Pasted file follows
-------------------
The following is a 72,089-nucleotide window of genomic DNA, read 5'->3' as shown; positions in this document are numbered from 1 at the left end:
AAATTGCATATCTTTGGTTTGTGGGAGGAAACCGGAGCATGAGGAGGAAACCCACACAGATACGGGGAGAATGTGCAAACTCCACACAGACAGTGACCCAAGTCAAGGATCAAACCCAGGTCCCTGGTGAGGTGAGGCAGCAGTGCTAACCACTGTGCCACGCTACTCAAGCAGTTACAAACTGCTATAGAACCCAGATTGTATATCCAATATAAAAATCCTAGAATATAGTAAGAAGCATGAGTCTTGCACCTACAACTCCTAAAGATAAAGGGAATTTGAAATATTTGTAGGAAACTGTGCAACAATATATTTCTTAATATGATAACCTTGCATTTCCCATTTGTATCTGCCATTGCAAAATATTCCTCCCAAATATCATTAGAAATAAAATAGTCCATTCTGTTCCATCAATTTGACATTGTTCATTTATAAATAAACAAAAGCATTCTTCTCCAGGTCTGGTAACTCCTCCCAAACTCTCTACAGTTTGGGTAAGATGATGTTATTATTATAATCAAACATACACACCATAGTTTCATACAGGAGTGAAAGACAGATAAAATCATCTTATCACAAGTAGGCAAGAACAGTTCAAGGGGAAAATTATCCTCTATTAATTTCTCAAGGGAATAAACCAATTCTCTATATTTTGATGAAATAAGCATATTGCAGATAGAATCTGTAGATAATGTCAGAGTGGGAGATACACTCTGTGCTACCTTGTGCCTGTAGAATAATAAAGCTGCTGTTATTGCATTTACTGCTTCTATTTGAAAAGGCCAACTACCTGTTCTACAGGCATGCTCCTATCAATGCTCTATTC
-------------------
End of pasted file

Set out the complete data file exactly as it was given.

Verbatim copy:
The following is a 72,089-nucleotide window of genomic DNA, read 5'->3' as shown; positions in this document are numbered from 1 at the left end:
AAATTGCATATCTTTGGTTTGTGGGAGGAAACCGGAGCATGAGGAGGAAACCCACACAGATACGGGGAGAATGTGCAAACTCCACACAGACAGTGACCCAAGTCAAGGATCAAACCCAGGTCCCTGGTGAGGTGAGGCAGCAGTGCTAACCACTGTGCCACGCTACTCAAGCAGTTACAAACTGCTATAGAACCCAGATTGTATATCCAATATAAAAATCCTAGAATATAGTAAGAAGCATGAGTCTTGCACCTACAACTCCTAAAGATAAAGGGAATTTGAAATATTTGTAGGAAACTGTGCAACAATATATTTCTTAATATGATAACCTTGCATTTCCCATTTGTATCTGCCATTGCAAAATATTCCTCCCAAATATCATTAGAAATAAAATAGTCCATTCTGTTCCATCAATTTGACATTGTTCATTTATAAATAAACAAAAGCATTCTTCTCCAGGTCTGGTAACTCCTCCCAAACTCTCTACAGTTTGGGTAAGATGATGTTATTATTATAATCAAACATACACACCATAGTTTCATACAGGAGTGAAAGACAGATAAAATCATCTTATCACAAGTAGGCAAGAACAGTTCAAGGGGAAAATTATCCTCTATTAATTTCTCAAGGGAATAAACCAATTCTCTATATTTTGATGAAATAAGCATATTGCAGATAGAATCTGTAGATAATGTCAGAGTGGGAGATACACTCTGTGCTACCTTGTGCCTGTAGAATAATAAAGCTGCTGTTATTGCATTTACTGCTTCTATTTGAAAAGGCCAACTACCTGTTCTACAGGCATGCTCCTATCAATGCTCTATTC